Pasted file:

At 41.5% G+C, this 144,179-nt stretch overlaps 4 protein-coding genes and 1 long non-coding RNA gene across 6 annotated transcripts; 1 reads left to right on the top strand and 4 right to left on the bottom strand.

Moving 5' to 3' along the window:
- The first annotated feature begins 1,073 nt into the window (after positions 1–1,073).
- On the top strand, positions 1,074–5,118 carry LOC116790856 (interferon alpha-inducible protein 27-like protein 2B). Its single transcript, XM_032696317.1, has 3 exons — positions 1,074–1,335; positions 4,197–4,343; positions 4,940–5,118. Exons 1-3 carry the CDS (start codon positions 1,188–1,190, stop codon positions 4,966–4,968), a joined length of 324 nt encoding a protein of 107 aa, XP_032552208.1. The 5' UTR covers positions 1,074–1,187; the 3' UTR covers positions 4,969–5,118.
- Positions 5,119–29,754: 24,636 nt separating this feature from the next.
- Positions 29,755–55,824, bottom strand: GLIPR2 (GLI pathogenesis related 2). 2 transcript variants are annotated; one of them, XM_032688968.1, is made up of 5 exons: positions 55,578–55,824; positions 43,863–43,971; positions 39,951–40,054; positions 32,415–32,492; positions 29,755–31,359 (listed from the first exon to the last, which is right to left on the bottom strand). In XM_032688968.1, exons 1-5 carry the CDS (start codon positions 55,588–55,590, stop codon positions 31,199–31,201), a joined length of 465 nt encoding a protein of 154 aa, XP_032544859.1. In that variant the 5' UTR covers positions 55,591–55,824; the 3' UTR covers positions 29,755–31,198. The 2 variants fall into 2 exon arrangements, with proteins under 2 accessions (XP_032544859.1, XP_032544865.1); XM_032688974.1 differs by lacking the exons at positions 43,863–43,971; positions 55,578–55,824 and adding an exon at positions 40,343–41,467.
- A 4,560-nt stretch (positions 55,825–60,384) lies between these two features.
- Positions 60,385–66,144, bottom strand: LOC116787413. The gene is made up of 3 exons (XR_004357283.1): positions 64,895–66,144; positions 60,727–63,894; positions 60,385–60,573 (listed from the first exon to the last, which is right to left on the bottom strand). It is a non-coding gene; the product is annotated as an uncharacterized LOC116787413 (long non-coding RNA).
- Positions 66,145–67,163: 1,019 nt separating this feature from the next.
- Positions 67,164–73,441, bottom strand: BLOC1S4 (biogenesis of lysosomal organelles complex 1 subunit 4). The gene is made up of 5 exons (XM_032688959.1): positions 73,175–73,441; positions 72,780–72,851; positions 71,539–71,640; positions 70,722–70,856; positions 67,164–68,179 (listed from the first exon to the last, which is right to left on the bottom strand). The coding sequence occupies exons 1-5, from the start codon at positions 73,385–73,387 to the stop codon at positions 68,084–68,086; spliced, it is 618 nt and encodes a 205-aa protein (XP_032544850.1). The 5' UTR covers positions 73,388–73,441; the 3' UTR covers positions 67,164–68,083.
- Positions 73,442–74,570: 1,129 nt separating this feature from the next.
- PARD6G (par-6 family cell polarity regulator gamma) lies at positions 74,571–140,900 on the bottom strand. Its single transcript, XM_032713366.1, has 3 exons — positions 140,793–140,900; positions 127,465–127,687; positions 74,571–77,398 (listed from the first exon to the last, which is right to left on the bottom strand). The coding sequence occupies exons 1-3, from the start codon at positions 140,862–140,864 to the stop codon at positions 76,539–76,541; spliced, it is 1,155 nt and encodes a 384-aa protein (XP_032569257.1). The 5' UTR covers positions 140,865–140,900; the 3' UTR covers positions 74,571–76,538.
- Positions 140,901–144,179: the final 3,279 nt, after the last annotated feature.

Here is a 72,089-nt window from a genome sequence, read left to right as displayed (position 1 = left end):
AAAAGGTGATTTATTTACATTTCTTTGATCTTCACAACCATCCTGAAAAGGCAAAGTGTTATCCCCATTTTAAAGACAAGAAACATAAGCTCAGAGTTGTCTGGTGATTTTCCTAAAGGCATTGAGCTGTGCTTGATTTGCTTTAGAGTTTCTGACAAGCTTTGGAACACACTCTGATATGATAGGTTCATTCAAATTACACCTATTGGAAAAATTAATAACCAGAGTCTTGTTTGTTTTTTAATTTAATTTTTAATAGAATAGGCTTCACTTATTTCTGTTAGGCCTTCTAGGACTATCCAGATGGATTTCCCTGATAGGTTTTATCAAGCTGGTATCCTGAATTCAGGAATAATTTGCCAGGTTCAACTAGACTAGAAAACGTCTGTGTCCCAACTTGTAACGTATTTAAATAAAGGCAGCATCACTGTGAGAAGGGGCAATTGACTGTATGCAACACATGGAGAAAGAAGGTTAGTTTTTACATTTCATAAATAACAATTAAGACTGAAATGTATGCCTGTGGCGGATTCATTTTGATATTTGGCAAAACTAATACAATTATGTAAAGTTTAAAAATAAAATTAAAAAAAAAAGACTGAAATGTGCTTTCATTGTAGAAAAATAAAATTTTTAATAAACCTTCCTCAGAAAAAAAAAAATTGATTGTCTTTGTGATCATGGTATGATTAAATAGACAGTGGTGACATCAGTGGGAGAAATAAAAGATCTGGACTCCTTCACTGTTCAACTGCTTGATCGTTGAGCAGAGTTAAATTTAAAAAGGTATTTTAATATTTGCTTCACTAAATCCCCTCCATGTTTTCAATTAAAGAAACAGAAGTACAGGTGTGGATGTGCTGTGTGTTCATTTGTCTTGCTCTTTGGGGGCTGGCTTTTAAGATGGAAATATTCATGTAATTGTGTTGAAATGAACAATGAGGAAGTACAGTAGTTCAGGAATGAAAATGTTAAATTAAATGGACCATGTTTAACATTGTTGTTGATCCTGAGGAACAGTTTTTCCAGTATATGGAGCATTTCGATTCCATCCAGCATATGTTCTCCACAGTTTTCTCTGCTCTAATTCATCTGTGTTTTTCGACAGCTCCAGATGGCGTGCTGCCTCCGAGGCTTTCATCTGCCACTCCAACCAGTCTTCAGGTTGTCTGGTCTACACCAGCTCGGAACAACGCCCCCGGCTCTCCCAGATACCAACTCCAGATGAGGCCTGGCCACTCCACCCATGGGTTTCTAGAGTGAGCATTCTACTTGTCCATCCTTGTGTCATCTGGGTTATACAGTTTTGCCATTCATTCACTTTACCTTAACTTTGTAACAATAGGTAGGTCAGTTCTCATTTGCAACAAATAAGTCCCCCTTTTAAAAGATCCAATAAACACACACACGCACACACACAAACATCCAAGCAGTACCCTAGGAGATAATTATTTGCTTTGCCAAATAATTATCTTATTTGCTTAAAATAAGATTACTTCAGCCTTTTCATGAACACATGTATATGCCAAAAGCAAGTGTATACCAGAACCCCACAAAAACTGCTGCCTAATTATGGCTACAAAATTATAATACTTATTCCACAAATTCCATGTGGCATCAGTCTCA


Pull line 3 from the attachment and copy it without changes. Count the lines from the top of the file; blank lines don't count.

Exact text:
- The first annotated feature begins 1,073 nt into the window (after positions 1–1,073).